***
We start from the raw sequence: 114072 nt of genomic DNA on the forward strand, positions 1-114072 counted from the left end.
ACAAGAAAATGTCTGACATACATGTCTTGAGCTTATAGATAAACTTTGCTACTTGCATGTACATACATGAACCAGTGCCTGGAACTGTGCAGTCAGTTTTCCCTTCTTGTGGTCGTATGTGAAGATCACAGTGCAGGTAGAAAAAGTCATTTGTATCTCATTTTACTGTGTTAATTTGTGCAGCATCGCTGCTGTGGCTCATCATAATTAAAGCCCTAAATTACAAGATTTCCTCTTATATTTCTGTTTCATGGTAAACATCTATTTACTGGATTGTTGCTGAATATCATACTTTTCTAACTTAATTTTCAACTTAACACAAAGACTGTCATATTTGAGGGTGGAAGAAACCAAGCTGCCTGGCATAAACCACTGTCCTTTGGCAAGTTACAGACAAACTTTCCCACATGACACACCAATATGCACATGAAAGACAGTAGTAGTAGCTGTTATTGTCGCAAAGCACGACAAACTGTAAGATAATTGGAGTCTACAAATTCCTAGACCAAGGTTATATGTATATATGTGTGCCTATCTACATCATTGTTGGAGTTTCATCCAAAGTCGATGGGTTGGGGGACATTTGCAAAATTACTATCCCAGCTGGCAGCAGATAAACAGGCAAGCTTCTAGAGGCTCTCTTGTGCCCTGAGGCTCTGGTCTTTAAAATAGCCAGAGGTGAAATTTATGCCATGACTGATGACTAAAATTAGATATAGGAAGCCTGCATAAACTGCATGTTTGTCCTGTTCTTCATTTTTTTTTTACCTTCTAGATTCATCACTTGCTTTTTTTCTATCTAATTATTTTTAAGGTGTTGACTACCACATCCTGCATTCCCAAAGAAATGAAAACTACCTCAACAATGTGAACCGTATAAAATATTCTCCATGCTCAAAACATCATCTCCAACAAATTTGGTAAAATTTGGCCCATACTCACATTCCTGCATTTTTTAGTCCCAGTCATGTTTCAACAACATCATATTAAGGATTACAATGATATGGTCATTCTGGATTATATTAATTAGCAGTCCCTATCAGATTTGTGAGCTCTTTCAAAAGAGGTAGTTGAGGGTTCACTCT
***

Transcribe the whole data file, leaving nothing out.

We start from the raw sequence: 114072 nt of genomic DNA on the forward strand, positions 1-114072 counted from the left end.
ACAAGAAAATGTCTGACATACATGTCTTGAGCTTATAGATAAACTTTGCTACTTGCATGTACATACATGAACCAGTGCCTGGAACTGTGCAGTCAGTTTTCCCTTCTTGTGGTCGTATGTGAAGATCACAGTGCAGGTAGAAAAAGTCATTTGTATCTCATTTTACTGTGTTAATTTGTGCAGCATCGCTGCTGTGGCTCATCATAATTAAAGCCCTAAATTACAAGATTTCCTCTTATATTTCTGTTTCATGGTAAACATCTATTTACTGGATTGTTGCTGAATATCATACTTTTCTAACTTAATTTTCAACTTAACACAAAGACTGTCATATTTGAGGGTGGAAGAAACCAAGCTGCCTGGCATAAACCACTGTCCTTTGGCAAGTTACAGACAAACTTTCCCACATGACACACCAATATGCACATGAAAGACAGTAGTAGTAGCTGTTATTGTCGCAAAGCACGACAAACTGTAAGATAATTGGAGTCTACAAATTCCTAGACCAAGGTTATATGTATATATGTGTGCCTATCTACATCATTGTTGGAGTTTCATCCAAAGTCGATGGGTTGGGGGACATTTGCAAAATTACTATCCCAGCTGGCAGCAGATAAACAGGCAAGCTTCTAGAGGCTCTCTTGTGCCCTGAGGCTCTGGTCTTTAAAATAGCCAGAGGTGAAATTTATGCCATGACTGATGACTAAAATTAGATATAGGAAGCCTGCATAAACTGCATGTTTGTCCTGTTCTTCATTTTTTTTTTACCTTCTAGATTCATCACTTGCTTTTTTTCTATCTAATTATTTTTAAGGTGTTGACTACCACATCCTGCATTCCCAAAGAAATGAAAACTACCTCAACAATGTGAACCGTATAAAATATTCTCCATGCTCAAAACATCATCTCCAACAAATTTGGTAAAATTTGGCCCATACTCACATTCCTGCATTTTTTAGTCCCAGTCATGTTTCAACAACATCATATTAAGGATTACAATGATATGGTCATTCTGGATTATATTAATTAGCAGTCCCTATCAGATTTGTGAGCTCTTTCAAAAGAGGTAGTTGAGGGTTCACTCT